Investing in Supply Chain Education and Training Programs

    I come from a family of educators and am part of a generation of Americans raised to believe that college is the terminus of formal education. So I get a little uncomfortable when participating in discussions that suggest that all young people should not aspire to go to college. But my husband—the guidance counselor—tells me I am missing the point. True success, he says, depends on discerning the right path for the student based on their abilities and sensibilities. This is no easy task when government and parents are inclined to measure success by the number of college applications accepted. Add to that the enormous caseloads for guidance counselors and their inability to really know their students, and it is no wonder we tend to seek cookie cutter approaches to steering students in the directions of their futures.

    Organizations such as APICS and the APICS Foundation can support local efforts by helping to build national and international awareness among teachers, guidance and career counselors, parents, and students about the many opportunities that exist in the world of manufacturing. Some of these opportunities can be found in trade and others in management. Regardless, they both require education and training beyond high school. They both can lead to fulfilling, life-long careers in manufacturing.

    How can we start to change society’s views of success? What can APICS do to nurture the “farm team?”


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    PwC Supply Chain Sustainability Research

    by Sharon Rice, APICS E&R Foundation Executive Director | Apr 04, 2014

    Join the Supply Chain Conversation at the Think Supply Chain blog - Jonathan Thatcher APICS Research DirectorHow do organizations actually increase their supply chain sustainability maturity? How much progress do companies see? What barriers are in the way?

    Plenty of research exists—from academia, consultancies, and research groups—that addresses these questions. Typically such research will include surveys of senior managers that captures their sustainability plans and goals. But less common is research that analyzes the supply chain and operations management practitioner. And even more rare is research that looks at both the practitioner and senior managers—research that identifies gaps in management thinking that leads to different perceptions, priorities, and barriers to advancing supply chain sustainability.

    This year, APICS and PwC, a leading consulting firm, have combined forces to study these less-common, yet vitally important issues. It is an excellent match—APICS has an impressive network of practitioners and research, and PwC has done extensive research from the senior management perspective. Together, we focused on paying close attention, in survey and analysis terms, to both senior managers and supply chain and operations management professionals. By comparing and analyzing their responses, a clearer picture emerged of the root causes that slow sustainability efforts in supply chain strategy.

    Initially, the opportunity to produce such unique research came in 2011, when APICS began studying the difficulties practitioners face in advancing sustainability maturity. In 2012, follow-up research suggested that one major challenge was the enterprise’s differing perspectives on supply chain sustainability strategies, expectations, and planning and execution.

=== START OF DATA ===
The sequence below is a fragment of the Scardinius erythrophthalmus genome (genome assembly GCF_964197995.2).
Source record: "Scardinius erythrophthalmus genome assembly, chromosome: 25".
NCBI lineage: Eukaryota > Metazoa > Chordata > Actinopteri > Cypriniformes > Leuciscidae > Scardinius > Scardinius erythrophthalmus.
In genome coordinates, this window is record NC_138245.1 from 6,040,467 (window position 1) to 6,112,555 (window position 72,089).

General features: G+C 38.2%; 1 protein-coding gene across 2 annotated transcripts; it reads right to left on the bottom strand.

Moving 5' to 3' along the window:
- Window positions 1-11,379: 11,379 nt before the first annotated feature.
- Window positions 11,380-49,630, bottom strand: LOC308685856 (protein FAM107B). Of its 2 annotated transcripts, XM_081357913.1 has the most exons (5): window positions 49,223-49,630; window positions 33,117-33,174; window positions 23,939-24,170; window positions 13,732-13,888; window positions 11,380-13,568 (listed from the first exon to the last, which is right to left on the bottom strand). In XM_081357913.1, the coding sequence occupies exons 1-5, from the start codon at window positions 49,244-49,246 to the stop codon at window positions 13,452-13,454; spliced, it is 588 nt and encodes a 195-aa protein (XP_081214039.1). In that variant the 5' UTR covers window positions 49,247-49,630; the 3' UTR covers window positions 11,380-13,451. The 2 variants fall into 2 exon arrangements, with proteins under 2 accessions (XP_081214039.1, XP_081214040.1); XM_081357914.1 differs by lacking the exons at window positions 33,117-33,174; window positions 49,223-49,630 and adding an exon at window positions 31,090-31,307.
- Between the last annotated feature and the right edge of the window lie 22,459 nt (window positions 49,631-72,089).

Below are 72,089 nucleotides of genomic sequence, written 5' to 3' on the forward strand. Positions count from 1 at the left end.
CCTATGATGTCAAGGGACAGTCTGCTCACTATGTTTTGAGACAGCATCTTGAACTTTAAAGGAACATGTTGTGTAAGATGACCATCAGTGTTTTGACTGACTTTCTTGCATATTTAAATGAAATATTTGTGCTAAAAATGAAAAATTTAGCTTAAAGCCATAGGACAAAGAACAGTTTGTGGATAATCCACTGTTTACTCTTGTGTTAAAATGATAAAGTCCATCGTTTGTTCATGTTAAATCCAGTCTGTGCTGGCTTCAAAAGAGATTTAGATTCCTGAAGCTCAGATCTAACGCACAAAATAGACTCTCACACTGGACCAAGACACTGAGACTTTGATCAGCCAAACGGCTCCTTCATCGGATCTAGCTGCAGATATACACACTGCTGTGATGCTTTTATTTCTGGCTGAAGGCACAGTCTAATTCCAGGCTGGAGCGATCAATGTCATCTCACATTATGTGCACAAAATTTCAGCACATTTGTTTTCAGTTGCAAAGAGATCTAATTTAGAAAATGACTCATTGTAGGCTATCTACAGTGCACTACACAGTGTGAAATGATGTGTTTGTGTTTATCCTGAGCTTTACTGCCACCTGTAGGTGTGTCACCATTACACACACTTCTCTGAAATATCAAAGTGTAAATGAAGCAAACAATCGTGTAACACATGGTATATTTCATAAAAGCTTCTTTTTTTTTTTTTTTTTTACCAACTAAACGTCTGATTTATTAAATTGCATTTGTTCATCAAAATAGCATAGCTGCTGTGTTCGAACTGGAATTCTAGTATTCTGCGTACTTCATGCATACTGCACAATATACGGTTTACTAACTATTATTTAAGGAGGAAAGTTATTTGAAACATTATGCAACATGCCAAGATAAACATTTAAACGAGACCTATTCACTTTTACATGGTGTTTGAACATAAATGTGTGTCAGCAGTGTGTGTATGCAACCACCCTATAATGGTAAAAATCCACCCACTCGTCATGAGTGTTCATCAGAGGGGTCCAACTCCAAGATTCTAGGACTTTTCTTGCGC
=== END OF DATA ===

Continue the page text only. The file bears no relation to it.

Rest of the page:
Discovering supply chain sustainability trends

    The combined APICS-PwC research  revealed gaps on a number of fronts. For example, many executives and senior managers mentioned the importance of long-established sustainability trends and policies at their organizations. However, 53 percent said they believed their employer’s sustainability history was unknown to them, or its history was less than five years old. Clearly, different perspectives about the history of sustainability were in play.

    The combined research also revealed that the practitioner and senior manager perceive different barriers. The existence of supply chain sustainability strategy is one example. Only 5 percent of executives and directors reported that they had no supply chain sustainability strategy, while 21 percent of practitioner managers reported having no supply chain sustainability strategy. Further, practitioners said that leadership does not provide mandates, incentives, and resources to turn sustainable strategies into action. Other respondents added that significant confusion existed about the scope and goals of supply chain sustainability. In sharp contrast, 55 percent of executives stated that supply chain strategy exists and is fully communicated across the organization, or that supply chain strategy exists but has not yet reached all levels of the organization.

    Another key difference for the two groups was in realizing value from supply chain sustainability. The survey included questions that asked for respondents' perception of company performance. Two thirds of companies that reported they did not realize value from supply chain sustainability also stated that they had no practical measurement or tracking in place for supply chain sustainability initiatives. In contrast, only 22 percent of companies who did report realizing value also reported they had no practical measurement or tracking in place.

    Ideally, both senior managers and supply chain and operations professionals should work toward increasing sustainability with the use of objective, practical, and insightful tracking and measurement resources. These two groups can more closely align their perspectives. Following are several ideas to consider: